The news is full of talk about a fair wage, a living wage, an increase in the minimum wage, and income inequality. Apparently, a lot of workers do not think they are being paid what their labor is worth; they want higher wages. Are you one of them? Do you feel you are worth more than you are being paid? You might be worth more or you might not; you might not even be worth what you are being paid now. How do you know what your labor is worth?
Shop your labor around
One way to determine if your labor is worth more than you are being paid is to shop around for a company that will pay you more for doing the same work. If you can find one, then you have your answer. If no company will pay you more for the same work, well, you also have your answer.
Work a job where your earnings are tied directly to your productivity
Take a job that pays you based directly on your productivity: the more you produce, the more you make. This could be straight commission sales, piecework in a factory or in the fields, billable hours for professionals (lawyers, counselors, physicians, and so forth), contingency fees for lawyers or bill collectors, percentage increase in specified business metrics for CEO’s, percentage reduction in expenses for CFO’s, and so on. You get the picture. In this type of job, you will find out quickly exactly what your labor is worth. If you are highly productive, you will make a lot of money. If you are not very productive, you will be searching for another job.
Work for yourself
Become a free agent and work for yourself. Offer your services as an independent contractor to those who would pay you for them. See what your labor is worth on the open market. You may be surprised how difficult it is to make money without the support of an employer. Suddenly, you bear all of the responsibility for securing customers, developing systems, negotiating prices, collecting payment, accounting for income and expenses, obtaining licenses and permits, and complying with various laws and regulations that pertain to your field of work. You are in direct competition with other independent contractors, small businesses, and large corporations. It’s tough to obtain consistent work that pays well five days each week for 52 weeks a year, year in and year out. Take this route and you will find out exactly what your labor is worth. Some discover their labor is worth a great deal; most discover they need the support of an employer to make their labor pay enough to finance the kind of living they desire.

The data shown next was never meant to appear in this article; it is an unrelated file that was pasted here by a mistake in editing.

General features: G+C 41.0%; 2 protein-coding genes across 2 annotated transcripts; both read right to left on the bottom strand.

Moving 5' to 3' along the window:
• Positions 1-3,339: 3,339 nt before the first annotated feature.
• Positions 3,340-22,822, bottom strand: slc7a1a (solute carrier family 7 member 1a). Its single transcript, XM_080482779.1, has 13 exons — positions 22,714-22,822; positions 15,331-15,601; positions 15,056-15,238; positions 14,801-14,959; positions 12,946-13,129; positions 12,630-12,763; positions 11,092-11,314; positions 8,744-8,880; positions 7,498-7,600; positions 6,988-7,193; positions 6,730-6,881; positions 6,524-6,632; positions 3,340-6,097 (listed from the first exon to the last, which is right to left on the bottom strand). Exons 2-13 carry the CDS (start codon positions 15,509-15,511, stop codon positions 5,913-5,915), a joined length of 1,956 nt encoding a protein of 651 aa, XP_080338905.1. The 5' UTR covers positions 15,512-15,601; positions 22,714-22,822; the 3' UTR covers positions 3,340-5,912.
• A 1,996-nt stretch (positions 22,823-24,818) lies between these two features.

Capital investment by employers increases the productivity of employees
Employers invest in machinery, technology, systems, personnel, real estate, product development, and marketing, all of which, when taken together, make each individual employee more productive. I made more money selling printing for a large corporation than I did selling the same products on my own. The corporation I worked for had a position in the marketplace that gave me a great advantage when selling to large accounts. They also had the working capital to carry accounts receivable for large volumes of business. I had neither of these in my own business. My employer paid me whether they made money or not. If my own business did not make money, I earned nothing for my labor.
If it came down strictly to money, I was better off working for the large corporation, but I enjoyed the freedom and independence of running my own little business. These meant more to me than the extra money. In either case, I knew exactly what my labor was worth because I derived my earnings directly from my production. If I didn’t earn as much as I wanted, I only had to look in the mirror to know whom to blame.
K. C. Knouse is the author of True Prosperity: Your Guide to a Cash-Based Lifestyle, Double-Dome Publications, 224 pages